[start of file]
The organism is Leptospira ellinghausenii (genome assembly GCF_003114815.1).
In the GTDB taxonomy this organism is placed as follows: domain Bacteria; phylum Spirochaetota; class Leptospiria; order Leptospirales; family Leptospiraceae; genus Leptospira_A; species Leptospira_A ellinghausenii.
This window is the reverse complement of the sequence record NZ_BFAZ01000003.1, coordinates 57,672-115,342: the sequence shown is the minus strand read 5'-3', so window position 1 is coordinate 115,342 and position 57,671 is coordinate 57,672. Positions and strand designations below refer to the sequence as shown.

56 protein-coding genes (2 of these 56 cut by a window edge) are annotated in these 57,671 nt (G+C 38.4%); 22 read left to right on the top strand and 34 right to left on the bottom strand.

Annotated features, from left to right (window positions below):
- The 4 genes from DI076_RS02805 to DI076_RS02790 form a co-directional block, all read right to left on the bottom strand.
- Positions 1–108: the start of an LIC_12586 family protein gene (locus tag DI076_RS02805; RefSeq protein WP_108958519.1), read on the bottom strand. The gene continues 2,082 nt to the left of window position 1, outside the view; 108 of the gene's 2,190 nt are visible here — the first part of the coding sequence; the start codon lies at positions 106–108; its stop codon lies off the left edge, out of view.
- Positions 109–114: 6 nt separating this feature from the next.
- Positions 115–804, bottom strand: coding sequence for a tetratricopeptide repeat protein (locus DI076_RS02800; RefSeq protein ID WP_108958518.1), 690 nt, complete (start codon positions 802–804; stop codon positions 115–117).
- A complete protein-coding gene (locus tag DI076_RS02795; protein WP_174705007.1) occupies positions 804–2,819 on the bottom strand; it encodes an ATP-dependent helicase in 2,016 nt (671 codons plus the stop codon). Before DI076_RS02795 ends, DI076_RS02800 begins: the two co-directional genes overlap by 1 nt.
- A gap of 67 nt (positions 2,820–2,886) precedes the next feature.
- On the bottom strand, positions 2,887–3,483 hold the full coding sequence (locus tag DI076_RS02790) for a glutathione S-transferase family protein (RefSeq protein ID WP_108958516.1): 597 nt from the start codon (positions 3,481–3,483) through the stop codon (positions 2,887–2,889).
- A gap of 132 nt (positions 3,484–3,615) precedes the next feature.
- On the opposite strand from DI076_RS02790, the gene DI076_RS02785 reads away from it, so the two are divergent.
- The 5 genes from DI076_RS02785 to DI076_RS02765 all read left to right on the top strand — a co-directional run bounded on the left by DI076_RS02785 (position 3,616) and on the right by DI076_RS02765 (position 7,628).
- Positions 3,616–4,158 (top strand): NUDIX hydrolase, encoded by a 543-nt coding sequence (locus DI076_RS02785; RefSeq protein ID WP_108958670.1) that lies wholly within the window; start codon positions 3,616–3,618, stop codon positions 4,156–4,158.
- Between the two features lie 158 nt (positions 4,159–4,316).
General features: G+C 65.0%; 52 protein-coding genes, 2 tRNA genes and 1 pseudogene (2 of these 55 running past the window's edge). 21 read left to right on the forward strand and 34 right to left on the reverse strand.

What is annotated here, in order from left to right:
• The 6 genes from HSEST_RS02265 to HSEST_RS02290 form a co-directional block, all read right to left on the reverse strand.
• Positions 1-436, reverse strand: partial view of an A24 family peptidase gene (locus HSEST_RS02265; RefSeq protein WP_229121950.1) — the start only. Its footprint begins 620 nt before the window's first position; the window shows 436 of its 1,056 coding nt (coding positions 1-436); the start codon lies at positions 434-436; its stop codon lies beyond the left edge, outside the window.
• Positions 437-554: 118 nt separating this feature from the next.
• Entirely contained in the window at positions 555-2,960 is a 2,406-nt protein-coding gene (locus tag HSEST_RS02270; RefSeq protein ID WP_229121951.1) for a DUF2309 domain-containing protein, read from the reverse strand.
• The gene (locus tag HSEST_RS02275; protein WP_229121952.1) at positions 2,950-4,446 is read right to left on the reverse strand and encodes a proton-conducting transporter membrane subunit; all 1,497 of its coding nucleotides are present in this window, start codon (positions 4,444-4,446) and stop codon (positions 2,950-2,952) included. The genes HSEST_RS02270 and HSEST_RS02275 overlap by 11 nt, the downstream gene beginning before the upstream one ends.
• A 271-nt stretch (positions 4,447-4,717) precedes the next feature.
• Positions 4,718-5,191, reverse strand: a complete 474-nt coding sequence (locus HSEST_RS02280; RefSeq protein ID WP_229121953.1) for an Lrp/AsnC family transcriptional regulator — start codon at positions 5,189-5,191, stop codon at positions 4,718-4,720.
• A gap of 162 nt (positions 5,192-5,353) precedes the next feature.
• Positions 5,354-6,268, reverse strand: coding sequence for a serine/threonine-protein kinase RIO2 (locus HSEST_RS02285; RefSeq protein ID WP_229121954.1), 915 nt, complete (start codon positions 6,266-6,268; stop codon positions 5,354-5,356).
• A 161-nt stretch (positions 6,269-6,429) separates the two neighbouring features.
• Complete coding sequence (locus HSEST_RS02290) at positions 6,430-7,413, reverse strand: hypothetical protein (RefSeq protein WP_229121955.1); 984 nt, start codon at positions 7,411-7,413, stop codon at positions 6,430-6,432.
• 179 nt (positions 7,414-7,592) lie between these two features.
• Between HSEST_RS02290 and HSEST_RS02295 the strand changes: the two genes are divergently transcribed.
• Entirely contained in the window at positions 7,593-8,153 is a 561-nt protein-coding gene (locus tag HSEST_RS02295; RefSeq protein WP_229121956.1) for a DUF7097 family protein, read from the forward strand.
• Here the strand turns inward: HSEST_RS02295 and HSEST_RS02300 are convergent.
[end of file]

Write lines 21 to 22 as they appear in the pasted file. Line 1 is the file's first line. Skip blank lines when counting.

• Positions 1-436, reverse strand: partial view of an A24 family peptidase gene (locus HSEST_RS02265; RefSeq protein WP_229121950.1) — the start only. Its footprint begins 620 nt before the window's first position; the window shows 436 of its 1,056 coding nt (coding positions 1-436); the start codon lies at positions 434-436; its stop codon lies beyond the left edge, outside the window.
• Positions 437-554: 118 nt separating this feature from the next.